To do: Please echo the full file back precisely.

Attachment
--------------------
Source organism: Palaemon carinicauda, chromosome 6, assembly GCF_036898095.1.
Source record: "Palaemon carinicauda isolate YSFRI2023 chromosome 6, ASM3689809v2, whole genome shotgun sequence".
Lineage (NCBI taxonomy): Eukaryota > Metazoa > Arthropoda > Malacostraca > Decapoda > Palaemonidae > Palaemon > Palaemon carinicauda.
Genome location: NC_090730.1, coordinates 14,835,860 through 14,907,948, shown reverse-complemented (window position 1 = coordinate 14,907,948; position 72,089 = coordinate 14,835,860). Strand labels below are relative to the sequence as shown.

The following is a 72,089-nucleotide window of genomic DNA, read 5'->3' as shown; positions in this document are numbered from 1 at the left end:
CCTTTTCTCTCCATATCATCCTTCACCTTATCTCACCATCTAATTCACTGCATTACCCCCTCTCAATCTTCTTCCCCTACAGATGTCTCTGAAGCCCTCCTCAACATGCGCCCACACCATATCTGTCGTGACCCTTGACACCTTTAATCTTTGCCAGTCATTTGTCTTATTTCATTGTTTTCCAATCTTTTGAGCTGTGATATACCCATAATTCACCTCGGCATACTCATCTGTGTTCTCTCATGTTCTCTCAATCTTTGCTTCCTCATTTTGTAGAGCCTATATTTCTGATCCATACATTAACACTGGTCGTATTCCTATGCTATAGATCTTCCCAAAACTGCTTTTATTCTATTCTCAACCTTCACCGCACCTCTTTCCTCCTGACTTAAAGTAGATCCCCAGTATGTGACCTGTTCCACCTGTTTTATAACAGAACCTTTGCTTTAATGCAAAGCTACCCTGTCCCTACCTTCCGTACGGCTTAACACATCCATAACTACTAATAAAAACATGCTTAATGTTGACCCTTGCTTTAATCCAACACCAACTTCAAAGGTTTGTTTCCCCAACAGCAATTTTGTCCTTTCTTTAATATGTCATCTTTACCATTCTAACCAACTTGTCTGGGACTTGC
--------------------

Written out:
Source organism: Palaemon carinicauda, chromosome 6, assembly GCF_036898095.1.
Source record: "Palaemon carinicauda isolate YSFRI2023 chromosome 6, ASM3689809v2, whole genome shotgun sequence".
Lineage (NCBI taxonomy): Eukaryota > Metazoa > Arthropoda > Malacostraca > Decapoda > Palaemonidae > Palaemon > Palaemon carinicauda.
Genome location: NC_090730.1, coordinates 14,835,860 through 14,907,948, shown reverse-complemented (window position 1 = coordinate 14,907,948; position 72,089 = coordinate 14,835,860). Strand labels below are relative to the sequence as shown.

The following is a 72,089-nucleotide window of genomic DNA, read 5'->3' as shown; positions in this document are numbered from 1 at the left end:
CCTTTTCTCTCCATATCATCCTTCACCTTATCTCACCATCTAATTCACTGCATTACCCCCTCTCAATCTTCTTCCCCTACAGATGTCTCTGAAGCCCTCCTCAACATGCGCCCACACCATATCTGTCGTGACCCTTGACACCTTTAATCTTTGCCAGTCATTTGTCTTATTTCATTGTTTTCCAATCTTTTGAGCTGTGATATACCCATAATTCACCTCGGCATACTCATCTGTGTTCTCTCATGTTCTCTCAATCTTTGCTTCCTCATTTTGTAGAGCCTATATTTCTGATCCATACATTAACACTGGTCGTATTCCTATGCTATAGATCTTCCCAAAACTGCTTTTATTCTATTCTCAACCTTCACCGCACCTCTTTCCTCCTGACTTAAAGTAGATCCCCAGTATGTGACCTGTTCCACCTGTTTTATAACAGAACCTTTGCTTTAATGCAAAGCTACCCTGTCCCTACCTTCCGTACGGCTTAACACATCCATAACTACTAATAAAAACATGCTTAATGTTGACCCTTGCTTTAATCCAACACCAACTTCAAAGGTTTGTTTCCCCAACAGCAATTTTGTCCTTTCTTTAATATGTCATCTTTACCATTCTAACCAACTTGTCTGGGACTTGC